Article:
WAGNER'S Influence on HITLER -- and HITLER'S on WAGNER
Rosefield, Jayne, History Review
Hitler claimed that his Weltanschauung was derived from Wagner. His youthful reaction to Rienzi led him to exclaim 30 years later: `It began at that hour'. In Mein Kampf, he praised Wagner as a great revolutionary and claimed to have no forerunner except Wagner. Fest suggests that Wagner had an immense effect upon Hitler. `The Master of Bayreuth was not only Hitler's great exemplar; he was also the young man's ideological mentor. Wagner's political writing ... together with the operas, form the entire framework for Hitler's ideology.... Here he found the granite foundations for his view of the world'. To Davidowicz, racial imperialism and the fanatic plan to destroy the Jews were the dominant passions behind Hitler's drive for power, `forming the matrix of his ideology and the ineradicable core of Nationalist Socialist doctrine'. It was Hitler himself who placed responsibility for these ideas upon Wagner: `Whoever wants to understand National Socialist Germany must know Wagner'. Clearly Wagner and his works were adopted as cultural symbols by Hitler and the Third Reich, but was his output misused by the Nazis, or does it contain elements that made appropriation possible?
Wagner's Operas and Written Works
Wagner's operatic works reflect the complexity of his genius, being `many layered, not without loose ends, puzzles and internal contradictions' (Arblaster). It is this that gives those who wish to see elements of racial nationalism in his operas their opportunity. In Der Ring des Nibelungen, the hero is Siegfried, Wagner's `man of the future'. In the contrast between Siegfried and Mime, Brearley sees thinly disguised racism. To her, Mime represents the Jewish people -- his very name indicates his mimetic Jewish barrenness. Siegfried is carefree and fearless, while Mime is a scheming hypocrite. The dwarf Alberich is shown to possess unpleasant stereotypical characteristics of the Jew, hoarding gold, choosing power over love, and controlling those working for him. Blood purity also features in The Ring. When Siegfried and Gunther swear their oath of blood-brotherhood, Hagen, another representative of Jewry, does not join in, explaining:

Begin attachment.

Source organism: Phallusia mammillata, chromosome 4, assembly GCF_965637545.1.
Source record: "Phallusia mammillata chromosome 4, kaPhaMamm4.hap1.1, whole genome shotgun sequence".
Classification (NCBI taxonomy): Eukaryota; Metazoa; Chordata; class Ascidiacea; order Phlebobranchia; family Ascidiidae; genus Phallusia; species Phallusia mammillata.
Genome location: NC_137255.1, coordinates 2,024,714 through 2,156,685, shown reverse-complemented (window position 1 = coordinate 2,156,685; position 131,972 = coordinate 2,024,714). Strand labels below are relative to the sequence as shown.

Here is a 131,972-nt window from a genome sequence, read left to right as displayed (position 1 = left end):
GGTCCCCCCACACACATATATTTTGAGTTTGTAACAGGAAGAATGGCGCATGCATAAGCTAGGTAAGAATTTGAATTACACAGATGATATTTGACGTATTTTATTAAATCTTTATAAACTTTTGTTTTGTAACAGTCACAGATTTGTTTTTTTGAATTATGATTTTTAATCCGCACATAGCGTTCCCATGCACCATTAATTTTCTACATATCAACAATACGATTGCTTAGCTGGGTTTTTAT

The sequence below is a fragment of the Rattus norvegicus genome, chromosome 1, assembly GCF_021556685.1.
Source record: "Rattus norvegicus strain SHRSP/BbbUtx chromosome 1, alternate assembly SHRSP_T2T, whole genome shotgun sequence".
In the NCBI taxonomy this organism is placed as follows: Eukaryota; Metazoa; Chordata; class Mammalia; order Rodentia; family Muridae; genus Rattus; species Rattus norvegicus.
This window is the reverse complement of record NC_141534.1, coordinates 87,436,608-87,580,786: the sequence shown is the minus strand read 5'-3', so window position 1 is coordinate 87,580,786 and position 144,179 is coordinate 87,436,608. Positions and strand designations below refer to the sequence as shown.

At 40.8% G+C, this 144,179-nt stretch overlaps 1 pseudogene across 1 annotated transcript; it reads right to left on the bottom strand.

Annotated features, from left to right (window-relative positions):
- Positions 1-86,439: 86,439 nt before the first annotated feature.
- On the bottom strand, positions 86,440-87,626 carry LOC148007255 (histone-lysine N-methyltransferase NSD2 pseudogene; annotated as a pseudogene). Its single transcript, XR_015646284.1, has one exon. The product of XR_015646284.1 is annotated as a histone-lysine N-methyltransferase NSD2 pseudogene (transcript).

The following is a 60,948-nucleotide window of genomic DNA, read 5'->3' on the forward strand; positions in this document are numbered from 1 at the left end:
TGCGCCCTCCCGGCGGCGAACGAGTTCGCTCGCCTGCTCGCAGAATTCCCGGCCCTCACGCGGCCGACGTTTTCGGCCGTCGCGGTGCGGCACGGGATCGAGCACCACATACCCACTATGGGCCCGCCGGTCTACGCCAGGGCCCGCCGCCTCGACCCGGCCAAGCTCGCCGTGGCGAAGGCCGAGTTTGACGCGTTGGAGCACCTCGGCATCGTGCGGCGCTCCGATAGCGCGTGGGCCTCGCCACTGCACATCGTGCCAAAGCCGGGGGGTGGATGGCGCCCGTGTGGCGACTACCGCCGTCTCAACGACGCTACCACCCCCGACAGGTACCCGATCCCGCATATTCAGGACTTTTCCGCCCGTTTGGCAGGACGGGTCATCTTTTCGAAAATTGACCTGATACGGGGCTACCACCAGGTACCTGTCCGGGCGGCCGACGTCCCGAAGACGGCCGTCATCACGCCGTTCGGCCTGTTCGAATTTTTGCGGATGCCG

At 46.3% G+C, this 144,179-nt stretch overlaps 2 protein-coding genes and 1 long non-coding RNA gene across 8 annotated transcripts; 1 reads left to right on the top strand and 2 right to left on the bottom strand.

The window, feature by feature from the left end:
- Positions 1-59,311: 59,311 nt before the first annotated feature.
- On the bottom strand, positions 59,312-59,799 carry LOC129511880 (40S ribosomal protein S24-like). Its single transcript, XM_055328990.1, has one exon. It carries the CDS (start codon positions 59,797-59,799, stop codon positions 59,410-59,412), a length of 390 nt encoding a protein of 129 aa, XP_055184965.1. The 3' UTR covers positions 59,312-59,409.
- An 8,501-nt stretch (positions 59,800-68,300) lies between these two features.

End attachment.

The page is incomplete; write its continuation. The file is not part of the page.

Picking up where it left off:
`My blood would spoil all you drink my blood's not pure and noble like yours'.
If these analogies were intended by Wagner, Mime's murder may be seen as a symbol of the ousting of all traces of Judaism from German music and society.
To Gutman, Wagner in Parsifal `set forth a religion of racism under the cover of Christian legend'. It is undeniable that ideas of blood purity play a role or that the opera may be seen as a fable about racial degeneration and regeneration. The Jew is shown in the guise of Kundry and Klingsor to have poisoned Aryan blood, personified by Amfortas, whose sin was to have sexual contact with a racial inferior. His blood is thus corrupted, and he can no longer act as leader of a male community committed to preserving Christ's sacred blood. Parsifal's rejection of Kundry's blandishments is an affirmation of racial purity, which then enables him to rescue the beleaguered Grail community from its degeneration. That community becomes a metaphor for the Aryan race, threatened with decline by interbreeding but saved by a reassertion of the principle of racial exclusivity.
Wagner's detractors seek to corroborate interpretations of his operas with analysis of his letters and many essays. In a letter to Liszt, he admitted that his `long suppressed resentment against this Jewish business' was as necessary to his nature `as gall is to the blood'. Most commonly quoted is Wagner's essay `Judaism in Music', where he sought to explain why `actual physical contact' with the Jew remained for the non-Jew `instinctively repugnant'. He inveighed against Jewish artists, who, motivated solely by commercial instincts and lacking a culture of their own, could only imitate the art produced by the host culture. True Germans could only be repelled by the alien physical appearance of the Jews and by the offensive sibilant sound of their voices. …